TheFilmOfTheSong is a rare sister of TheFilmOfTheBook or TheBookOfTheFilm. Bonus points if the song in question is NOT used in the movie soundtrack.

There are numerous examples of TheFilmOfTheBook. Incidentally, since songs tend to be short and sweet, rarely are films made from songs. So if it does happen, it's all the more interesting.

Note that this is restricted to feature-length films or films that take the actual plot from the song - music videos don't count, as they are more or less an illustration of the song itself, not standalone media in their own right.

There are 3 subtypes:

* '''Type A''' - ''Classic '''The X Of The Y''''': An expansion of the song's content into a movie.
* '''Type B''' - ''Song Name '''The Movie''''': Named for a song, but not related by content; likely it's to capitalize on a recent hit
* ''' Type C''' - ''Their Greatest Hit '''The Movie''''': A {{Biopic}} of a notable singer, the movie is named for one of the singer's hits. {{Biopic}}s named after the singer or band themselves don't count.

!Examples - Type A (''The X Of The Y''):

* ''Film/AlicesRestaurant''
* ''The Black Fly Song'', made into cartoon ''WesternAnimation/{{Blackfly}}''
* ''Born in East L.A.''
* ''WesternAnimation/TheCatCameBack''
* ''Film/{{Convoy}}''
* ''Frosty The Snowman'' was a song before it was a television special.
* ''The Erl King''
* ''The Gambler'' turned into an entire series of MadeForTV movies starring KennyRogers.
* ''WesternAnimation/GrandmaGotRunOverByAReindeer''
* ''Harper Valley PTA'', which later became a TV show.
* ''I Saw Mommy Kissing Santa Claus ''
* ''Is There Life Out There'', a 1994 Creator/{{CBS}} TV movie starring Music/RebaMcEntire, based on her 1992 song of the same name
* ''The Indian Runner''
* ''Jolene''
* ''The Legend of Tom Dooley''
* ''The Log Driver's Waltz''
* ''Ode to Billy Joe''
* ''Purple People Eater''
* ''Rovaniemen markkinoilla'', a Finnish 1951 film based on a song by the same name. It was the GenrePopularizer for the ''Rillumarei'' film and live entertainment genre that drew from the musical ''couplet'' genre of light, cleverly written, often satirical songs. Many of these films were based on an existing song, or a song was specifically written to be the foundation of a film.
* ''WesternAnimation/YellowSubmarine'': A bit of a borderline case, as it does expand on the song and illustrates it at the same time.
* ''Santa, Baby!'', an animated Christmas special starring Eartha Kitt, the original performer of the song.

!!Counterexamples that you might expect to be this, only they aren't:

* ''I Never Promised You A Rose Garden'': Neither book nor film are connected to the song at all.
* ''WesternAnimation/RudolphTheRedNosedReindeer'' might be worth mentioning as not counting, since it went book-song-TV special. [[AdaptationDisplacement Most people don't know about the book.]]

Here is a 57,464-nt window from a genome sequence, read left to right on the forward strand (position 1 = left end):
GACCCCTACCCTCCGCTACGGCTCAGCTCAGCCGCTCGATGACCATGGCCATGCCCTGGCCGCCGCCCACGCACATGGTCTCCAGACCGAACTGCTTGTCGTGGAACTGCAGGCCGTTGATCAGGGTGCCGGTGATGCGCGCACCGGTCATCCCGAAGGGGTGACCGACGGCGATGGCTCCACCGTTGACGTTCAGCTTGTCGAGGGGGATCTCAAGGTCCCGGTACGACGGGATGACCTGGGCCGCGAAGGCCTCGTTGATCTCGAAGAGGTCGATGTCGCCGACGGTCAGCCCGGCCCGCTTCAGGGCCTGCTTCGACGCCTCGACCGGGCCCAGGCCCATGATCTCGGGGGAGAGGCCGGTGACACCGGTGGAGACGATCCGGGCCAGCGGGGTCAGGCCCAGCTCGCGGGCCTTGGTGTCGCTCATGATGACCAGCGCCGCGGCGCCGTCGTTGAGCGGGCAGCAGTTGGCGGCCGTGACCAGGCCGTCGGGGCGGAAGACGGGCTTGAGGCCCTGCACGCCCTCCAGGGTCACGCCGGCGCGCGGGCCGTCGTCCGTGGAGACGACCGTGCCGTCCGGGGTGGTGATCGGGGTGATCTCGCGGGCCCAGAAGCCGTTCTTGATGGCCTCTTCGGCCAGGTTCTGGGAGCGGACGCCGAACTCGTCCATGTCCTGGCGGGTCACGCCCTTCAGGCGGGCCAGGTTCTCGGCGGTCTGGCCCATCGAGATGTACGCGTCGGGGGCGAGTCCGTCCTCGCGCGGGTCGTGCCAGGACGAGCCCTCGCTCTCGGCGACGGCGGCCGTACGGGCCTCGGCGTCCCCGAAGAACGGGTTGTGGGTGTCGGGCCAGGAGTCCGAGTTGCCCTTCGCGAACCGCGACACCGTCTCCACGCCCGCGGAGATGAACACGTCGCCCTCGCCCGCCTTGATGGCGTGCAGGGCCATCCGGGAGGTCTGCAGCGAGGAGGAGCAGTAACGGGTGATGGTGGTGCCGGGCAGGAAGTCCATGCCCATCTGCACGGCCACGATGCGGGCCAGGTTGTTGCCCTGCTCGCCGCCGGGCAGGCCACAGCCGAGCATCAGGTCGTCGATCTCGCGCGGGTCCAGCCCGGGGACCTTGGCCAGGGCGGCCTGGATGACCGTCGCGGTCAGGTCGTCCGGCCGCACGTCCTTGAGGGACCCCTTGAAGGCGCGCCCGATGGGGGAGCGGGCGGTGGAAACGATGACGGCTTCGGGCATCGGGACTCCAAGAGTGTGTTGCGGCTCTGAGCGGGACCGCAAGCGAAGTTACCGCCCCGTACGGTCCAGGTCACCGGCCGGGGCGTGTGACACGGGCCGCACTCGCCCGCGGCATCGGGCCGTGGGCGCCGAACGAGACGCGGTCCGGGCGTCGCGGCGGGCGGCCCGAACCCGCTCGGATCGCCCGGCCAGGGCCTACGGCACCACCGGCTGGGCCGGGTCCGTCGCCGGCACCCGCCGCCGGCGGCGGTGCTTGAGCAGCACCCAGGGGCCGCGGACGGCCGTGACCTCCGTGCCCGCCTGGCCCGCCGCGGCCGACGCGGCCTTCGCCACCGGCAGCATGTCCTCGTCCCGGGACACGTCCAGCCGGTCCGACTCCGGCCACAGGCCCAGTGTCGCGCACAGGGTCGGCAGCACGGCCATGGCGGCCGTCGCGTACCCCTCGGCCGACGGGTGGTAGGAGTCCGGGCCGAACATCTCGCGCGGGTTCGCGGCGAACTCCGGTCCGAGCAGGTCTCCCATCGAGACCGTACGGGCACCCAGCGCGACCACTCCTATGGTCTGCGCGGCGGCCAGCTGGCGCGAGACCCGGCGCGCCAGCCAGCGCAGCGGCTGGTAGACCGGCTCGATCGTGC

* ''Film/ScottPilgrimVsTheWorld'' was based on the [[ComicBook/ScottPilgrim graphic novel series]] with a title character named for the {{Plumtree}} song.
* ''Film/TheNightTheLightsWentOutInGeorgia'' is about a singer and his manager/sister. At one point they sing the song. The soundtrack also includes a version of the lyrics that refer to the movie's story

!! ''X Of Y'' that are very close to this:

* Arguably, ''Literature/TheHuntingOfTheSnark'' musical by Jeff Beck is a close relative, as it's "The Musical of the Poem".
* Also, film versions of ancient epics, such as ''Literature/TheOdyssey'' or ''Literature/TheDivineComedy'', would apply, since the original is essentially a very long song.
* ''Linear'' (2009), a 58-minute film by Creator/AntonCorbijn, is effectively "The Film of the Album" of Music/{{U2}}'s ''No Line on the Horizon'' (2009), featuring 10 of the 11 songs from the album and one other song that was cut from the final album. Corbijn [[ has insisted]] that the film is not an extended music video, but rather "a new way to listen to a record -- a new way to use film to connect to music," making it an example of this.

!Examples - Type B (''Song Name '''The Movie'''''):
* ''Girls Just Want To Have Fun'': Creator/SarahJessicaParker likes to dance. Her father disagrees. The song, needless to say, is by Cyndi Lauper (but she wouldn't let New World Pictures use her recording, which is why the movie uses a cover version).
* ''Drive Me Crazy'': Melissa Joan Hart RomanticComedy, sort of named for a Fine Young Cannibals song but more in honour of the Music/BritneySpears song "Crazy." On top of being TheFilmOfTheSong, it's also The Film Of The Novel ("How I Created My Perfect Prom Date").
* ''Bird On The Wire'': Song by Leonard Cohen, the film is an Action Comedy starring Goldie Hawn, Creator/MelGibson and David Carradine.
* ''Film/CantBuyMeLove'' and its remake ''Film/LoveDontCostAThing'', each named after a different song.
** The original was able to license the song by Music/TheBeatles, whereas the remake doesn't include the Music/JenniferLopez track - unlike ''Girls Just Want To Have Fun'', it doesn't even appear in a cover.
* ''Film/SweetHomeAlabama''.
* ''Film/AHardDaysNight''
* ''Film/{{Help}}''
* ''My Boyfriend's Back''
* ''Jumpin' Jack Flash'': Secret agent movie parody starring Whoopie Goldberg.
* ''Dazed and Confused''
* ''Film/TheCryingGame''
* ''TakeMeHomeTonight''
* ''Film/FeelingMinnesota''--though the song is "Feelin' Minnesota."

!Examples - Type C (''Their Greatest Hit '''The Movie''''')
* ''Beyond The Sea'': about Bobby Darin.
* ''Coal Miner's Daughter'': about Loretta Lynn
* ''De-Lovely,'' about Cole Porter.
* ''Great Balls Of Fire'': about Jerry Lee Lewis
* ''La Bamba'': about Music/RitchieValens
* ''Walk The Line'': about Johnny Cash
* ''Sweet Dreams'': about Patsy Cline
* ''I'm Your Man'': Not quite a {{Biopic}}. Leonard Cohen interviews and singers such as Rufus and Martha Wainwright or Antony performing Cohen's songs
* ''Film/WhatsLoveGotToDoWithIt'': about Tina Turner
* ''Film/StraightOuttaCompton'': About the members of Music/{{NWA}}